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The Post Office has spent nearly £20 million fighting claims that faults with its computer system led to people being wrongly jailed for financial irregularities.
More than 500 former post office workers, including Tracy Felstead from Telford, are trying to clear their name after being held responsible for the shortfalls they say was caused by a computer glitch.
Miss Felstead, 37, from Telford, has protested her innocence ever since she was jailed for six months in 2001 for allegedly stealing £11,500 when she was a 19-year-old counter clerk.
Rubbina Shaheen, 54, from Shrewsbury, is also seeking to have her conviction overturned, but is not part of the group action. Mrs Shaheen was jailed for 12 months for false accounting in 2010.
Costs so far in the action at the High Court have topped £35 million, with the state-owned Post Office spending £19.5 million with two separate firms of lawyers. Legal fees incurred on behalf of the claimants have so far reached £16.8 million.
Mr Justice Fraser, due to deliver his judgment in the second of four High Court trials next month, voiced concerns about the rising bills.
He said: "The total time costs appear to be excessive based on the fact that individual particulars of claim in four cases have not yet been served."
Judge Fraser observed that it was unusual that the Post Office had found it necessary to employ two sets of solicitors, adding that this "gave rise to a concern about duplication".
He added that the length of the proceedings and the number of complainants could also have driven the costs up.
The Post Office twice tried to have Judge Fraser removed from the case, accusing him of bias, and also unsuccessfully appealed against his judgment in the first trial, but costs incurred in the Court of Appeal are not included in the total.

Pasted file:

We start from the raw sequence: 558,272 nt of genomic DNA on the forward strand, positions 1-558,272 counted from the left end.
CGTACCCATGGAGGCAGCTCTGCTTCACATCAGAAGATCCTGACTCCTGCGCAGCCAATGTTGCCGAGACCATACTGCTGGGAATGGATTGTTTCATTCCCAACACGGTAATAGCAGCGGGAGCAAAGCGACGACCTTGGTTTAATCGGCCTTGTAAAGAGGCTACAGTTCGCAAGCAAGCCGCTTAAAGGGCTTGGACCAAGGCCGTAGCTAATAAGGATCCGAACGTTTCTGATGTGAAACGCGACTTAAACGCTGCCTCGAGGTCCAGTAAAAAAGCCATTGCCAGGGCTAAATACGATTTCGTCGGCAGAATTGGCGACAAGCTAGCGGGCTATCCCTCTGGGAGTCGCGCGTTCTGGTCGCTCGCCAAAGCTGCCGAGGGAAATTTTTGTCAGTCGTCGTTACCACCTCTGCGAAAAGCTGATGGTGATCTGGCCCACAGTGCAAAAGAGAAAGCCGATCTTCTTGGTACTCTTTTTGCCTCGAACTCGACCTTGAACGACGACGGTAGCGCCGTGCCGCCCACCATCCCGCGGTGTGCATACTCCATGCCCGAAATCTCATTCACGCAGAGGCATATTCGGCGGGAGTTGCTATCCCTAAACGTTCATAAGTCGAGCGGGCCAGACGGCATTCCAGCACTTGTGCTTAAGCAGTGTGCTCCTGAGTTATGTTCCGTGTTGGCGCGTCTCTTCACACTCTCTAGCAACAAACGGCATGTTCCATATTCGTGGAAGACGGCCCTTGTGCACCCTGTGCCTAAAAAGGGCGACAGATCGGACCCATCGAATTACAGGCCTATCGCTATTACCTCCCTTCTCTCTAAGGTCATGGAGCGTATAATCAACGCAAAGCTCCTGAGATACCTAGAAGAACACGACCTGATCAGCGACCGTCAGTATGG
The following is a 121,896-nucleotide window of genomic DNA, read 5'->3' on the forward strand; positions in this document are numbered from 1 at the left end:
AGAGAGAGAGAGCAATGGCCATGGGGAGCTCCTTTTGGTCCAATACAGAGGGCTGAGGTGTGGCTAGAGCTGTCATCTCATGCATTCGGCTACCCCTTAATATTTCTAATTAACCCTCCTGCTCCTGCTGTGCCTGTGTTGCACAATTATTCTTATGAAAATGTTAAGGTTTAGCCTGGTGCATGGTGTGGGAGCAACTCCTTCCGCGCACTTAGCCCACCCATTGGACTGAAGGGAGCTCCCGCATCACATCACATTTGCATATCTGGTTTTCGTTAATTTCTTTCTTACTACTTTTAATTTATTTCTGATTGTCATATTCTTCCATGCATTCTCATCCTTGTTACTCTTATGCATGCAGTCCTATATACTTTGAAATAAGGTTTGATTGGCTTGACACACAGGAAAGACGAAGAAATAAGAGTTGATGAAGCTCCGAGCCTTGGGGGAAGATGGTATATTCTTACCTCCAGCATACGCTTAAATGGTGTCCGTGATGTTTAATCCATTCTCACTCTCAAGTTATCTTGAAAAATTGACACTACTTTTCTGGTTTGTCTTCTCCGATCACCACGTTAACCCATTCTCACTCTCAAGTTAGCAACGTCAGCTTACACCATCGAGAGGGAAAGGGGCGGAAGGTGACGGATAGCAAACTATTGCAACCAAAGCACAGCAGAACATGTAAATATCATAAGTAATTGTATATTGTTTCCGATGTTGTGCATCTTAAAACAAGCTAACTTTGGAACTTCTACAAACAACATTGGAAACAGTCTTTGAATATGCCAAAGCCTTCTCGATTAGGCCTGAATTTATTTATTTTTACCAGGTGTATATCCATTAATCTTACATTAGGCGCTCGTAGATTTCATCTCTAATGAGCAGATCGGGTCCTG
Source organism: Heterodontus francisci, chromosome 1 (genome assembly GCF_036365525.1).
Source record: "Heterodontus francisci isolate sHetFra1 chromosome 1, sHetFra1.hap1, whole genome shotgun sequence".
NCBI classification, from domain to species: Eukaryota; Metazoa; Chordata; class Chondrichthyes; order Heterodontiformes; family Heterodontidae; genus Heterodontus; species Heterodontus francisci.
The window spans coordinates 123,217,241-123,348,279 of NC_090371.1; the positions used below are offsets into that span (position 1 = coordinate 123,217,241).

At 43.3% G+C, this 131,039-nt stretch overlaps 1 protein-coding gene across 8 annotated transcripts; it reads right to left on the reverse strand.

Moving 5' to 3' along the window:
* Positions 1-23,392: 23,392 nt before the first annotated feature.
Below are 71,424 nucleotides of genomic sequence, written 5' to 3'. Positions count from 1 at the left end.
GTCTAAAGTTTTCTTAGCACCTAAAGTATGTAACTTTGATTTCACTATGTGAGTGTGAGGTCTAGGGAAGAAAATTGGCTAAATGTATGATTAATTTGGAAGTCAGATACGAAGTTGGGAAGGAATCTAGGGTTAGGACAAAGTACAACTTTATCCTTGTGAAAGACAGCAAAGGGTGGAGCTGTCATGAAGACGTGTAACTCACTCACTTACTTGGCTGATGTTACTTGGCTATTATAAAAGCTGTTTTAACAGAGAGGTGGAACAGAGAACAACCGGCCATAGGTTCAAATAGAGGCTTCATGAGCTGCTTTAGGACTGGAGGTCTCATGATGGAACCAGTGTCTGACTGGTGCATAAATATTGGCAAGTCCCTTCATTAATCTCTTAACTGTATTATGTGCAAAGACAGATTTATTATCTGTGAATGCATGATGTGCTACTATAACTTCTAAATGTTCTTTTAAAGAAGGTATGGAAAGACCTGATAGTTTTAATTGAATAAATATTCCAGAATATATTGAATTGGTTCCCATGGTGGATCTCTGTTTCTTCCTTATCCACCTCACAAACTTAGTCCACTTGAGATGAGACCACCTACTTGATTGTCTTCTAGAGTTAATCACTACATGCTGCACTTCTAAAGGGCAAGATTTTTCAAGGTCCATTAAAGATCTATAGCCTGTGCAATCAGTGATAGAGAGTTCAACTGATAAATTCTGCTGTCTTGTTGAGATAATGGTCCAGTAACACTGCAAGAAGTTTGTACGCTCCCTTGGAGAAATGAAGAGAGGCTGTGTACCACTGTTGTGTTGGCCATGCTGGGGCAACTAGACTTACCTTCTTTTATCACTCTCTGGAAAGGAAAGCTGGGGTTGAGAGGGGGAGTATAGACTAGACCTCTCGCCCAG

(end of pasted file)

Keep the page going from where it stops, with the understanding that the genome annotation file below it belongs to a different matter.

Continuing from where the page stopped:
Judge Fraser had also ordered the Post Office to pay £5.5 million towards the claimants' legal costs in the first trial, after finding in favour of the post office workers.
Owain Draper, for the Post Office, said it was not a case of David and Goliath when it came to legal spending.
"While it is true to say the Post Office’s costs are higher, it is not chalk and cheese," he said.
The first trial, which opened in November last year, examined the contractual relationship between the Post Office and sub-postmasters.
The following March, Judge Fraser ruled that the Post Office had demonstrated 'oppressive behaviour' and said there was a culture of secrecy surrounding the Horizon computer system, which the workers blame for the accounting shortfalls.
The second trial, which opened in March this year, examined the Horizon system itself, and concluded in July.
In a separate legal action, Miss Felstead, of Bournside Drive, Brookside, and Mrs Shaheen, of Worthen, Shrewsbury, are seeking to have their convictions overturned through the Criminal Cases Review Commission.
They will not be told whether they have been granted an appeal until Judge Fraser delivers his judgment on the second trial.
The third trial, to consider 'further issues' has yet to take place.